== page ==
Reading #1 Introduction to Science


Energy Release From Protein



Download 3.19 Mb.
Page18/63
Date30.04.2018
Size3.19 Mb.
1   ...   14   15   16   17   18   19   20   21   ...   63

Energy Release From Protein


Protein plays a contributory role as an energy substrate during endurance-type activities. The amino acids (primarily the branched-chain amino acids leucine, isoleucine, valine, glutamine, and aspartate) first must convert to a form that readily enters pathways for energy release. This conversion requires removing nitrogen from the amino acid molecule. In this way, the muscle can directly use for energy the “carbon skeleton” by-products of donor amino acids. Only when an amino acid loses its nitrogen containing amino group can the remaining compound (usually one of the Krebs cycle's reactive compounds) contribute to ATP formation. Some amino acids are glucogenic; they yield intermediate products for glucose synthesis via gluconeogenesis. This gluconeogenic method serves as an important adjunct to provide glucose during prolonged exercise.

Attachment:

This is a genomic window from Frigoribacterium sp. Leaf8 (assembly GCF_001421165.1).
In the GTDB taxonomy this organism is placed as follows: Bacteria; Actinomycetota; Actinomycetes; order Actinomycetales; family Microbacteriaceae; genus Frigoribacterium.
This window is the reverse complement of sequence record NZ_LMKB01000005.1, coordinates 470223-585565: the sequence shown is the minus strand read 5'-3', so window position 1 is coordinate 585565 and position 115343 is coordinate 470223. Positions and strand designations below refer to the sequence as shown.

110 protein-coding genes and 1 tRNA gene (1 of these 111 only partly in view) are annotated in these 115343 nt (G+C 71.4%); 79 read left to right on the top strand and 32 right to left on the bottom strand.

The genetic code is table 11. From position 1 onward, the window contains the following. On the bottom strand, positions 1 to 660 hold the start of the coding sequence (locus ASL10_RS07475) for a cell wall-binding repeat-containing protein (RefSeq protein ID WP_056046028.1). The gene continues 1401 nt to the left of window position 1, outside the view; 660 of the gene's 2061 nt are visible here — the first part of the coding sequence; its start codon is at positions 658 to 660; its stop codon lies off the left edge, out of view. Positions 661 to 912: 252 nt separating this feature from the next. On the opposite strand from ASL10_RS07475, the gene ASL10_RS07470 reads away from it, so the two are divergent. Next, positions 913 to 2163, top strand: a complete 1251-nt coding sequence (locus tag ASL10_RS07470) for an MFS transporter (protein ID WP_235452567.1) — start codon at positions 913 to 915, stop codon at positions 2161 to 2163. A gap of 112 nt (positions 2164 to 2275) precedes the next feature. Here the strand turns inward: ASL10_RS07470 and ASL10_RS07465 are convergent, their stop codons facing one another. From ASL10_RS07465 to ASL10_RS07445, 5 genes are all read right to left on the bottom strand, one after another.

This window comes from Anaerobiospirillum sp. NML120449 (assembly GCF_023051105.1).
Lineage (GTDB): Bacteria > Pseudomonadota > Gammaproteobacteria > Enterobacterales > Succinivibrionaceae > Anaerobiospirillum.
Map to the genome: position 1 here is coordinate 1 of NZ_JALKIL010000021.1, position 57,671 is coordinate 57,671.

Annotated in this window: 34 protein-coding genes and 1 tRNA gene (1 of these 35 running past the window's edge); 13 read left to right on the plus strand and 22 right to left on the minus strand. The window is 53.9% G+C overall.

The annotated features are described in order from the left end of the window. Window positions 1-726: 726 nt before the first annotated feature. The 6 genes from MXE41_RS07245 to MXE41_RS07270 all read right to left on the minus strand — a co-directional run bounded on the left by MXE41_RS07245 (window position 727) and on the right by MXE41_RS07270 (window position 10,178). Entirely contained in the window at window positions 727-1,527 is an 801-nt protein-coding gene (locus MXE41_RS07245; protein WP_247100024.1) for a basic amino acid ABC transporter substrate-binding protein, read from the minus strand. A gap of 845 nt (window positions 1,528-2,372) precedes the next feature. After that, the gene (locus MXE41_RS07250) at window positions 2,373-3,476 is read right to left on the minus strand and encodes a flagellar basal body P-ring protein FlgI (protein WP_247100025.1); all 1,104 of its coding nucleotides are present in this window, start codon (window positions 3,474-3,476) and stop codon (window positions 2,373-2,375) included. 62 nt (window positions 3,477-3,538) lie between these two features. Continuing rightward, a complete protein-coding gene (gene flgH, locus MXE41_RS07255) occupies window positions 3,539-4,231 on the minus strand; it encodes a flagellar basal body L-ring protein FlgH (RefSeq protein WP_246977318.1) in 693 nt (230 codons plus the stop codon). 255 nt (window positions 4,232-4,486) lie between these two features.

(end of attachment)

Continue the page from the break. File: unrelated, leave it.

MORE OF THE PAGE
Figure 11 shows how protein supplies intermediates at three different levels that have energy producing capabilities. Like fat and carbohydrate, certain amino acids are ketogenic; they cannot synthesize to glucose, but instead when consumed in excess synthesize to fat. Amino acids that form pyruvate provide a carbon skeleton for glucose synthesis by the body, making protein a source for glucose when glycogen reserves run low.



Download 3.19 Mb.

Share with your friends:
1   ...   14   15   16   17   18   19   20   21   ...   63




The database is protected by copyright ©sckool.org 2020
send message

    Main page